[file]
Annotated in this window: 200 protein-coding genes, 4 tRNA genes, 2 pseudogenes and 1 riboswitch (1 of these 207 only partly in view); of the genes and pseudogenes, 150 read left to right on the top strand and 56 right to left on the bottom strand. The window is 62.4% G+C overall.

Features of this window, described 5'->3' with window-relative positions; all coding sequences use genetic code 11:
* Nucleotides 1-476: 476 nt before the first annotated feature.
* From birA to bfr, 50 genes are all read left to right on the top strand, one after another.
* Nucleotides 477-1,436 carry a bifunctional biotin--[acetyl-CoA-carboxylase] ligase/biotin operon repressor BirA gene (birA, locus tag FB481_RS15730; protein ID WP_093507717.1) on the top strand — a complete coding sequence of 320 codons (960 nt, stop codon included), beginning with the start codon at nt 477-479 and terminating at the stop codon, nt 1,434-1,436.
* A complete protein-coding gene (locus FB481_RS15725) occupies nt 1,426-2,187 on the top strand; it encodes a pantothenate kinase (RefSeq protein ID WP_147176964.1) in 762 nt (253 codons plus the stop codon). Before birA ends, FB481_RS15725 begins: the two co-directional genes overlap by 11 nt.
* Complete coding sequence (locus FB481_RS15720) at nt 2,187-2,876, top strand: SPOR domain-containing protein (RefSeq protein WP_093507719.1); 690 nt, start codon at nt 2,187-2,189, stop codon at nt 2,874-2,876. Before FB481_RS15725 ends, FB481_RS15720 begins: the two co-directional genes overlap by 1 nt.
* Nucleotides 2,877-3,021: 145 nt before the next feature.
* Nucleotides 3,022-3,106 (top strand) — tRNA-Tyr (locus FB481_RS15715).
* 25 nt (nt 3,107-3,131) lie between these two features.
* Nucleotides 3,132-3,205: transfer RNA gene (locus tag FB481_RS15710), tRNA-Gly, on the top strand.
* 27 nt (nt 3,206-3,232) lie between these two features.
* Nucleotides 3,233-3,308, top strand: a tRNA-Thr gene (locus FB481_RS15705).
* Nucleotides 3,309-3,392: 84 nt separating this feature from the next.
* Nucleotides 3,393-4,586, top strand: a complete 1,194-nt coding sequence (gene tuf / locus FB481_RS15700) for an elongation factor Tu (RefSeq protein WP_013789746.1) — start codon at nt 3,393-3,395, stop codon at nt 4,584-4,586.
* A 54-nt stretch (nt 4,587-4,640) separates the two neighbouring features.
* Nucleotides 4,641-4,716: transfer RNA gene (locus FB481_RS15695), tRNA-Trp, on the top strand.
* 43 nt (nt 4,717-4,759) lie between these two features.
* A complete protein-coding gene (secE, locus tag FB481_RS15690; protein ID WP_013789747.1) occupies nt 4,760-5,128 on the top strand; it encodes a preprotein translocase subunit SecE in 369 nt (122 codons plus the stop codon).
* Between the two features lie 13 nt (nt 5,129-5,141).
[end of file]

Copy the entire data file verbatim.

Annotated in this window: 200 protein-coding genes, 4 tRNA genes, 2 pseudogenes and 1 riboswitch (1 of these 207 only partly in view); of the genes and pseudogenes, 150 read left to right on the top strand and 56 right to left on the bottom strand. The window is 62.4% G+C overall.

Features of this window, described 5'->3' with window-relative positions; all coding sequences use genetic code 11:
* Nucleotides 1-476: 476 nt before the first annotated feature.
* From birA to bfr, 50 genes are all read left to right on the top strand, one after another.
* Nucleotides 477-1,436 carry a bifunctional biotin--[acetyl-CoA-carboxylase] ligase/biotin operon repressor BirA gene (birA, locus tag FB481_RS15730; protein ID WP_093507717.1) on the top strand — a complete coding sequence of 320 codons (960 nt, stop codon included), beginning with the start codon at nt 477-479 and terminating at the stop codon, nt 1,434-1,436.
* A complete protein-coding gene (locus FB481_RS15725) occupies nt 1,426-2,187 on the top strand; it encodes a pantothenate kinase (RefSeq protein ID WP_147176964.1) in 762 nt (253 codons plus the stop codon). Before birA ends, FB481_RS15725 begins: the two co-directional genes overlap by 11 nt.
* Complete coding sequence (locus FB481_RS15720) at nt 2,187-2,876, top strand: SPOR domain-containing protein (RefSeq protein WP_093507719.1); 690 nt, start codon at nt 2,187-2,189, stop codon at nt 2,874-2,876. Before FB481_RS15725 ends, FB481_RS15720 begins: the two co-directional genes overlap by 1 nt.
* Nucleotides 2,877-3,021: 145 nt before the next feature.
* Nucleotides 3,022-3,106 (top strand) — tRNA-Tyr (locus FB481_RS15715).
* 25 nt (nt 3,107-3,131) lie between these two features.
* Nucleotides 3,132-3,205: transfer RNA gene (locus tag FB481_RS15710), tRNA-Gly, on the top strand.
* 27 nt (nt 3,206-3,232) lie between these two features.
* Nucleotides 3,233-3,308, top strand: a tRNA-Thr gene (locus FB481_RS15705).
* Nucleotides 3,309-3,392: 84 nt separating this feature from the next.
* Nucleotides 3,393-4,586, top strand: a complete 1,194-nt coding sequence (gene tuf / locus FB481_RS15700) for an elongation factor Tu (RefSeq protein WP_013789746.1) — start codon at nt 3,393-3,395, stop codon at nt 4,584-4,586.
* A 54-nt stretch (nt 4,587-4,640) separates the two neighbouring features.
* Nucleotides 4,641-4,716: transfer RNA gene (locus FB481_RS15695), tRNA-Trp, on the top strand.
* 43 nt (nt 4,717-4,759) lie between these two features.
* A complete protein-coding gene (secE, locus tag FB481_RS15690; protein ID WP_013789747.1) occupies nt 4,760-5,128 on the top strand; it encodes a preprotein translocase subunit SecE in 369 nt (122 codons plus the stop codon).
* Between the two features lie 13 nt (nt 5,129-5,141).